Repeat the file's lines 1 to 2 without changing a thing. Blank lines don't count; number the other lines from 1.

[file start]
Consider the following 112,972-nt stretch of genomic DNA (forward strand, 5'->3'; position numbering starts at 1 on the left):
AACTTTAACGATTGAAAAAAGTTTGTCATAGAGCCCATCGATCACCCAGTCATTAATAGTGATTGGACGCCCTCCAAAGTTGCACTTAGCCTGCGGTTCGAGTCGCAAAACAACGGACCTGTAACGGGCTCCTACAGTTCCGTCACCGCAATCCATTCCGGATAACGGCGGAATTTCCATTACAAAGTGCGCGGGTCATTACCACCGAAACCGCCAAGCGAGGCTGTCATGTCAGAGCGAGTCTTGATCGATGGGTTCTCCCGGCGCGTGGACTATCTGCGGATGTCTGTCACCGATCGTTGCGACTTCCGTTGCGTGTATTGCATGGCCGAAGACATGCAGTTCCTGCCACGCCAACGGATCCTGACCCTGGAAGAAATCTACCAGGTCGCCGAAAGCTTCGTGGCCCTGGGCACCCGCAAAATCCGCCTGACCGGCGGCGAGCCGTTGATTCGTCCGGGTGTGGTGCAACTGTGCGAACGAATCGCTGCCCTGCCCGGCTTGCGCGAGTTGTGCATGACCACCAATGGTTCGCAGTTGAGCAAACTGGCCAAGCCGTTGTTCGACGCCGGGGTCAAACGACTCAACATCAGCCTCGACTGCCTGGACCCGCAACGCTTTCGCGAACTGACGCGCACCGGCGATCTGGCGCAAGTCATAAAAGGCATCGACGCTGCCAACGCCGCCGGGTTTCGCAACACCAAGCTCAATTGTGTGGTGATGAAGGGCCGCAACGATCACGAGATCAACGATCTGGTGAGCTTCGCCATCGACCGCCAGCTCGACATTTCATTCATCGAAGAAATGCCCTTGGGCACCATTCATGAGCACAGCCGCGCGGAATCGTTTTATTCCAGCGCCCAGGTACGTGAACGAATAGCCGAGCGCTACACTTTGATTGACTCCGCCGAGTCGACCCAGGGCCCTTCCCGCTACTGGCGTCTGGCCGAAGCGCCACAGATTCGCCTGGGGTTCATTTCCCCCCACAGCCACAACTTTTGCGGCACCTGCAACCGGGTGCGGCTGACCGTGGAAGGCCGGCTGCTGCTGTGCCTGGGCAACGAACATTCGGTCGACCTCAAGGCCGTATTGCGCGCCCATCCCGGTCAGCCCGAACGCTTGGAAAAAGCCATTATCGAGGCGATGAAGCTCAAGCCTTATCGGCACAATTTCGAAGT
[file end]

Consider the following 112,972-nt stretch of genomic DNA (forward strand, 5'->3'; position numbering starts at 1 on the left):
AACTTTAACGATTGAAAAAAGTTTGTCATAGAGCCCATCGATCACCCAGTCATTAATAGTGATTGGACGCCCTCCAAAGTTGCACTTAGCCTGCGGTTCGAGTCGCAAAACAACGGACCTGTAACGGGCTCCTACAGTTCCGTCACCGCAATCCATTCCGGATAACGGCGGAATTTCCATTACAAAGTGCGCGGGTCATTACCACCGAAACCGCCAAGCGAGGCTGTCATGTCAGAGCGAGTCTTGATCGATGGGTTCTCCCGGCGCGTGGACTATCTGCGGATGTCTGTCACCGATCGTTGCGACTTCCGTTGCGTGTATTGCATGGCCGAAGACATGCAGTTCCTGCCACGCCAACGGATCCTGACCCTGGAAGAAATCTACCAGGTCGCCGAAAGCTTCGTGGCCCTGGGCACCCGCAAAATCCGCCTGACCGGCGGCGAGCCGTTGATTCGTCCGGGTGTGGTGCAACTGTGCGAACGAATCGCTGCCCTGCCCGGCTTGCGCGAGTTGTGCATGACCACCAATGGTTCGCAGTTGAGCAAACTGGCCAAGCCGTTGTTCGACGCCGGGGTCAAACGACTCAACATCAGCCTCGACTGCCTGGACCCGCAACGCTTTCGCGAACTGACGCGCACCGGCGATCTGGCGCAAGTCATAAAAGGCATCGACGCTGCCAACGCCGCCGGGTTTCGCAACACCAAGCTCAATTGTGTGGTGATGAAGGGCCGCAACGATCACGAGATCAACGATCTGGTGAGCTTCGCCATCGACCGCCAGCTCGACATTTCATTCATCGAAGAAATGCCCTTGGGCACCATTCATGAGCACAGCCGCGCGGAATCGTTTTATTCCAGCGCCCAGGTACGTGAACGAATAGCCGAGCGCTACACTTTGATTGACTCCGCCGAGTCGACCCAGGGCCCTTCCCGCTACTGGCGTCTGGCCGAAGCGCCACAGATTCGCCTGGGGTTCATTTCCCCCCACAGCCACAACTTTTGCGGCACCTGCAACCGGGTGCGGCTGACCGTGGAAGGCCGGCTGCTGCTGTGCCTGGGCAACGAACATTCGGTCGACCTCAAGGCCGTATTGCGCGCCCATCCCGGTCAGCCCGAACGCTTGGAAAAAGCCATTATCGAGGCGATGAAGCTCAAGCCTTATCGGCACAATTTCGAAGT